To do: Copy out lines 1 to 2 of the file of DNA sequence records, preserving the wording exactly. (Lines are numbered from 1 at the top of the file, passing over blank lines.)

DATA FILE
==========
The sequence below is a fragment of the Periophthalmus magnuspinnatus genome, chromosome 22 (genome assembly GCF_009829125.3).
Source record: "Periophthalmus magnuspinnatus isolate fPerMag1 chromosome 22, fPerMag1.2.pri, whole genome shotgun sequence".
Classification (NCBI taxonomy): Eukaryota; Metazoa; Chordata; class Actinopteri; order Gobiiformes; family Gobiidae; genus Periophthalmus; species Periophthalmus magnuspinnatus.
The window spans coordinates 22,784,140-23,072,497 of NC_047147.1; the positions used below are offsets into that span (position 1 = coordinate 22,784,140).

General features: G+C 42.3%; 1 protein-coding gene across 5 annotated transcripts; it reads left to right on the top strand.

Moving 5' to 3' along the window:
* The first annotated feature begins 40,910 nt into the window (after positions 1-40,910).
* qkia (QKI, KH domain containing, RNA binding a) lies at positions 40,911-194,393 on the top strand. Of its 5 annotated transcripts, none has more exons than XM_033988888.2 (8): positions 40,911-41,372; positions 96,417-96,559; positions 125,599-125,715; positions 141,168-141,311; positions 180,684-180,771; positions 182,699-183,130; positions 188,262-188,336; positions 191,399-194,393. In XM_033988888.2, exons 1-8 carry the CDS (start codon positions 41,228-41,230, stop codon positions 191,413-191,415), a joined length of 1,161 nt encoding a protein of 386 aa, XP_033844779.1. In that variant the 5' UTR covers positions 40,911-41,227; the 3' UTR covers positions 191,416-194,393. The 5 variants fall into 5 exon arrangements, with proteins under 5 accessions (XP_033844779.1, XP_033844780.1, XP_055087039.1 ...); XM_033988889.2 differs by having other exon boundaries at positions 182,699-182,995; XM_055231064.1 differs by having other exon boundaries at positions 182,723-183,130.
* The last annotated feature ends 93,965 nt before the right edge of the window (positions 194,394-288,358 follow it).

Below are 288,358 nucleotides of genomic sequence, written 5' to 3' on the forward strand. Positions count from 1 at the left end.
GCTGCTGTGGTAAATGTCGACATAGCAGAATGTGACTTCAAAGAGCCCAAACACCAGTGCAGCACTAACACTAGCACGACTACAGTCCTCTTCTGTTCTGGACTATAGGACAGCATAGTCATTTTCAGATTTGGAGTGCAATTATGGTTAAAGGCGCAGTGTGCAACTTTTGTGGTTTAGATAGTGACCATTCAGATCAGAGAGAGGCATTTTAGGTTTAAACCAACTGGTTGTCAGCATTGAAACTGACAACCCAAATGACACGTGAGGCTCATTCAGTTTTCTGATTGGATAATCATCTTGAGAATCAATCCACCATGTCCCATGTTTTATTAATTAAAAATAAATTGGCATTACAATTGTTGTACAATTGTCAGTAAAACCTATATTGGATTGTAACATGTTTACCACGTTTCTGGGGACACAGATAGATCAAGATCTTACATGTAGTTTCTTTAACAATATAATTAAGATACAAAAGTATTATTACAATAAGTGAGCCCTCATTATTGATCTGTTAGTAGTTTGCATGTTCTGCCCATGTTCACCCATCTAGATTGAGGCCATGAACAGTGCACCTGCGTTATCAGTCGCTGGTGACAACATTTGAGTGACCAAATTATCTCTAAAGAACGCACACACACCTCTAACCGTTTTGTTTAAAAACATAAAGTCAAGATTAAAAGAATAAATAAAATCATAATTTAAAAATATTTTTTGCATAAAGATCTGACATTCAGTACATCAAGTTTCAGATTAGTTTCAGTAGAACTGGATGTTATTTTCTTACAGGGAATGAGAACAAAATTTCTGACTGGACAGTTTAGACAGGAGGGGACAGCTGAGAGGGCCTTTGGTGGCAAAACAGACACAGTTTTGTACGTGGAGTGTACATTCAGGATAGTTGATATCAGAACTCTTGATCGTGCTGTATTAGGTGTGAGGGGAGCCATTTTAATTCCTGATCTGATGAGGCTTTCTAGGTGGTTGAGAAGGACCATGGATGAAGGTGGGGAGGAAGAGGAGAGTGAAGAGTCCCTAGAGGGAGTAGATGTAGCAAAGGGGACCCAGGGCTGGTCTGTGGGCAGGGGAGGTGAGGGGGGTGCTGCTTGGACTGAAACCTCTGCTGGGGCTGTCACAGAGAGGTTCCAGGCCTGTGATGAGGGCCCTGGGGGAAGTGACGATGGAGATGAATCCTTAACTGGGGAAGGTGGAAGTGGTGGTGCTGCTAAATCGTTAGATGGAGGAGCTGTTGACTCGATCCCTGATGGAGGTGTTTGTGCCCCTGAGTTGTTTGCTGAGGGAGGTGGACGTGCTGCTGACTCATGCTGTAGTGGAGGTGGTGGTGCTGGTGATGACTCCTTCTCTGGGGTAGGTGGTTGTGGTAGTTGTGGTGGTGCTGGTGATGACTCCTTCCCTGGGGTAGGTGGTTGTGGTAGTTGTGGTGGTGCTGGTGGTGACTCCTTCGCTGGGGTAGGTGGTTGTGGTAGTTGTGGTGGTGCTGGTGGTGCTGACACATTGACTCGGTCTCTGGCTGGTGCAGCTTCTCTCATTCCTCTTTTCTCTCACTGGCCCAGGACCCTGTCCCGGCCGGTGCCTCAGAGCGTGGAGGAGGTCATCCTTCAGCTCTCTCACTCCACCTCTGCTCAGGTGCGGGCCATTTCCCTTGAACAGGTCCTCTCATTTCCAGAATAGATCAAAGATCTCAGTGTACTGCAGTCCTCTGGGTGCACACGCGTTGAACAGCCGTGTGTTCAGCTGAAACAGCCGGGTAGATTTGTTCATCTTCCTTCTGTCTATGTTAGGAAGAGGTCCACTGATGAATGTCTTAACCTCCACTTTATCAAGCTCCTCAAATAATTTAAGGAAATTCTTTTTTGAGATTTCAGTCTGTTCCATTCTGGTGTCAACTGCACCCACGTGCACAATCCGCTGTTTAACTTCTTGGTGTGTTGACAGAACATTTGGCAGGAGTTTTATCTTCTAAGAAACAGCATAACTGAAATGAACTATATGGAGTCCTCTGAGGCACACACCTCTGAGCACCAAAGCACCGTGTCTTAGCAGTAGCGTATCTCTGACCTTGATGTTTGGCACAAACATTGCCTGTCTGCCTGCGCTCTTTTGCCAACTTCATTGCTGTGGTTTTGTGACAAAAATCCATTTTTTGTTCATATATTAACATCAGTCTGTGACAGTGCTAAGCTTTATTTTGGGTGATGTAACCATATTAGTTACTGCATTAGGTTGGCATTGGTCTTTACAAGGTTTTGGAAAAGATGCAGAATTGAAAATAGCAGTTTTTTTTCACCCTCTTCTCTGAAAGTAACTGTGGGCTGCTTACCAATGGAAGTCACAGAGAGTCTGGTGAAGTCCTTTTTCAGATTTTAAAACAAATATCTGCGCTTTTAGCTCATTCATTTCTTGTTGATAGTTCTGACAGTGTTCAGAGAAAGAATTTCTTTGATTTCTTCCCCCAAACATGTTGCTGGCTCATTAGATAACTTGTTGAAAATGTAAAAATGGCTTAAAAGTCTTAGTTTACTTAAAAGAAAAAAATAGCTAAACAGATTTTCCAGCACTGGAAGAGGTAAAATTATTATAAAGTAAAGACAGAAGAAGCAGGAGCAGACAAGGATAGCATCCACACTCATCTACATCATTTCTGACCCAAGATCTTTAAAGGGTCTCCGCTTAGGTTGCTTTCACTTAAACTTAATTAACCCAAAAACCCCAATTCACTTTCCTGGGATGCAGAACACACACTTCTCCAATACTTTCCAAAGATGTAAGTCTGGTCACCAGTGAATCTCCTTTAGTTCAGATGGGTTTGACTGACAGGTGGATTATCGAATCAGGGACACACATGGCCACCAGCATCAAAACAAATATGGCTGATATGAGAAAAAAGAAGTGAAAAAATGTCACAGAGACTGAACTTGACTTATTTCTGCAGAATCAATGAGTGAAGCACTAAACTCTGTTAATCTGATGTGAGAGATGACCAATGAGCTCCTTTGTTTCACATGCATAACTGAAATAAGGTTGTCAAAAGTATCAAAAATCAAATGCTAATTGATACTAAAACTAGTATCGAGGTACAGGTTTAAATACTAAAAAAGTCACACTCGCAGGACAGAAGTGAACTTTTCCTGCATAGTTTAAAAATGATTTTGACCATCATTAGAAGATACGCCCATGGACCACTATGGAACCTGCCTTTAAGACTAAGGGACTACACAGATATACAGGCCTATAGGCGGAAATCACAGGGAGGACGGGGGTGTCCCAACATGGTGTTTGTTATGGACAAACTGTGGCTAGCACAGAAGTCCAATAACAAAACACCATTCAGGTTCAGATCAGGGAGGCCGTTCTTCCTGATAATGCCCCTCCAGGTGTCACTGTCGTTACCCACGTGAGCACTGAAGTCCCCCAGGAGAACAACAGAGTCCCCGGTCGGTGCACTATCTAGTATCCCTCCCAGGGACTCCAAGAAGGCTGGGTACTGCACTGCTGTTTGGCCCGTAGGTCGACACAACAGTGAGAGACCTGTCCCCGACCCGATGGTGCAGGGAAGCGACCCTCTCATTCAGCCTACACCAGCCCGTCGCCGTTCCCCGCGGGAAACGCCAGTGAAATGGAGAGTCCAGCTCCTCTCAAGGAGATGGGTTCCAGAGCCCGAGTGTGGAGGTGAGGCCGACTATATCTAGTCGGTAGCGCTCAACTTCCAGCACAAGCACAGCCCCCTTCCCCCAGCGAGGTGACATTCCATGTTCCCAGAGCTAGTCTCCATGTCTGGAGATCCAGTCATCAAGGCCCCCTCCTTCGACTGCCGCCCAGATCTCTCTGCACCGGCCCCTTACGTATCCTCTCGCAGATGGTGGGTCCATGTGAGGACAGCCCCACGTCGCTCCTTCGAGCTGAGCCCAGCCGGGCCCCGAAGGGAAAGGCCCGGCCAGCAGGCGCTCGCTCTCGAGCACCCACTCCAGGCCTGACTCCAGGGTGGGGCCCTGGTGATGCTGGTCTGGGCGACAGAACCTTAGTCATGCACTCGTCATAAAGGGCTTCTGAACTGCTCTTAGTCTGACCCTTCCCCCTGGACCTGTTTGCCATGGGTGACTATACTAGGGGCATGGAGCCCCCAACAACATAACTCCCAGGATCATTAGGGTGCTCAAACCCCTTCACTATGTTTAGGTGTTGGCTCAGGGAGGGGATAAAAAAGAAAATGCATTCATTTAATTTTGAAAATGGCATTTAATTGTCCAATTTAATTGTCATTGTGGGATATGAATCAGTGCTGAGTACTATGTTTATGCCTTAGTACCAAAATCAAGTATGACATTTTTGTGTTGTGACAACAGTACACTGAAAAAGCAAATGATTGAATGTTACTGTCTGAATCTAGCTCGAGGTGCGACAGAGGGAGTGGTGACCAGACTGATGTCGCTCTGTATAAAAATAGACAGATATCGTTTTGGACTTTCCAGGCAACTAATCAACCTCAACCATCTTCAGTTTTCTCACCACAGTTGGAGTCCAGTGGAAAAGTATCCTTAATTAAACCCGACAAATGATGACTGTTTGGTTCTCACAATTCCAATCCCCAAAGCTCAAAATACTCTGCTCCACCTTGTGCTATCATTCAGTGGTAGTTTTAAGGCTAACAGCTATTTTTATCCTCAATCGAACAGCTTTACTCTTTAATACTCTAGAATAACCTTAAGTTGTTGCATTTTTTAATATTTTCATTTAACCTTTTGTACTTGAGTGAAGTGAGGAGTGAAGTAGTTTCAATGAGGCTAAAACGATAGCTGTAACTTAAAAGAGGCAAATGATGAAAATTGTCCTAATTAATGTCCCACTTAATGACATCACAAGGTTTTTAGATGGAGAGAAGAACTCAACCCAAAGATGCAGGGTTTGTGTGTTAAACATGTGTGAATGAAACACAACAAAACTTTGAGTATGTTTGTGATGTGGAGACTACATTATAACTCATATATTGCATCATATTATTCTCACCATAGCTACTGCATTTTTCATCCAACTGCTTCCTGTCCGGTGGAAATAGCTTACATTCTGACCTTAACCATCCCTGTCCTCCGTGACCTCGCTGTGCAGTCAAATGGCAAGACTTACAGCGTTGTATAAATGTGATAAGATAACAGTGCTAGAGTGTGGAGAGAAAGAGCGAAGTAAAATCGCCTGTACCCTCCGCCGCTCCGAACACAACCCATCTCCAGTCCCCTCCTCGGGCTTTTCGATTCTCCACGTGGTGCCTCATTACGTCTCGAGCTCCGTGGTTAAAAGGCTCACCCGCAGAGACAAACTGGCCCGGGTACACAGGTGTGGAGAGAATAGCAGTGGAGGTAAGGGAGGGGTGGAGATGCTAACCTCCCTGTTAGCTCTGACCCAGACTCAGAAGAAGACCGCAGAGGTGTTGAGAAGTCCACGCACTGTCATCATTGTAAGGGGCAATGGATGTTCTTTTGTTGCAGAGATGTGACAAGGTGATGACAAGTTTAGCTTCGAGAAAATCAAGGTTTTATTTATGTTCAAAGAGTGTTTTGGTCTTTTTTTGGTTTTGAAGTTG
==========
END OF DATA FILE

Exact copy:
The sequence below is a fragment of the Periophthalmus magnuspinnatus genome, chromosome 22 (genome assembly GCF_009829125.3).
Source record: "Periophthalmus magnuspinnatus isolate fPerMag1 chromosome 22, fPerMag1.2.pri, whole genome shotgun sequence".